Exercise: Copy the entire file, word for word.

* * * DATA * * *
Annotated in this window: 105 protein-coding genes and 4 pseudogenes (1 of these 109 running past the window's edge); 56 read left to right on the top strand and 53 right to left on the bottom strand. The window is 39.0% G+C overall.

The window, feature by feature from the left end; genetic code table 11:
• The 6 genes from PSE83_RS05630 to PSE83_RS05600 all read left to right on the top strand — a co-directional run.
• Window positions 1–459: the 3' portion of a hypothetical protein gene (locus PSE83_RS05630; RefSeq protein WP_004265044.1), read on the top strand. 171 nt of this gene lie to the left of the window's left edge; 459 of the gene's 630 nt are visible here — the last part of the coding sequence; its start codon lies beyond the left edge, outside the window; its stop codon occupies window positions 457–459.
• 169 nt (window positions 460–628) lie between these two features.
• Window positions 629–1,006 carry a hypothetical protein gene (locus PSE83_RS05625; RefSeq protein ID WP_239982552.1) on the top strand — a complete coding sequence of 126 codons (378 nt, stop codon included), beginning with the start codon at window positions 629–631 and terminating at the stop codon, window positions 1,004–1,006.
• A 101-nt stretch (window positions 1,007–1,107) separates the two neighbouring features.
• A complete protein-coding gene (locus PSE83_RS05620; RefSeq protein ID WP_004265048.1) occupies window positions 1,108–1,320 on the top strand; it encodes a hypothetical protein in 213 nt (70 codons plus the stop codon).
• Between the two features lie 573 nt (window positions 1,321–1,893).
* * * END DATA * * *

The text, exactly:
Annotated in this window: 105 protein-coding genes and 4 pseudogenes (1 of these 109 running past the window's edge); 56 read left to right on the top strand and 53 right to left on the bottom strand. The window is 39.0% G+C overall.

The window, feature by feature from the left end; genetic code table 11:
• The 6 genes from PSE83_RS05630 to PSE83_RS05600 all read left to right on the top strand — a co-directional run.
• Window positions 1–459: the 3' portion of a hypothetical protein gene (locus PSE83_RS05630; RefSeq protein WP_004265044.1), read on the top strand. 171 nt of this gene lie to the left of the window's left edge; 459 of the gene's 630 nt are visible here — the last part of the coding sequence; its start codon lies beyond the left edge, outside the window; its stop codon occupies window positions 457–459.
• 169 nt (window positions 460–628) lie between these two features.
• Window positions 629–1,006 carry a hypothetical protein gene (locus PSE83_RS05625; RefSeq protein ID WP_239982552.1) on the top strand — a complete coding sequence of 126 codons (378 nt, stop codon included), beginning with the start codon at window positions 629–631 and terminating at the stop codon, window positions 1,004–1,006.
• A 101-nt stretch (window positions 1,007–1,107) separates the two neighbouring features.
• A complete protein-coding gene (locus PSE83_RS05620; RefSeq protein ID WP_004265048.1) occupies window positions 1,108–1,320 on the top strand; it encodes a hypothetical protein in 213 nt (70 codons plus the stop codon).
• Between the two features lie 573 nt (window positions 1,321–1,893).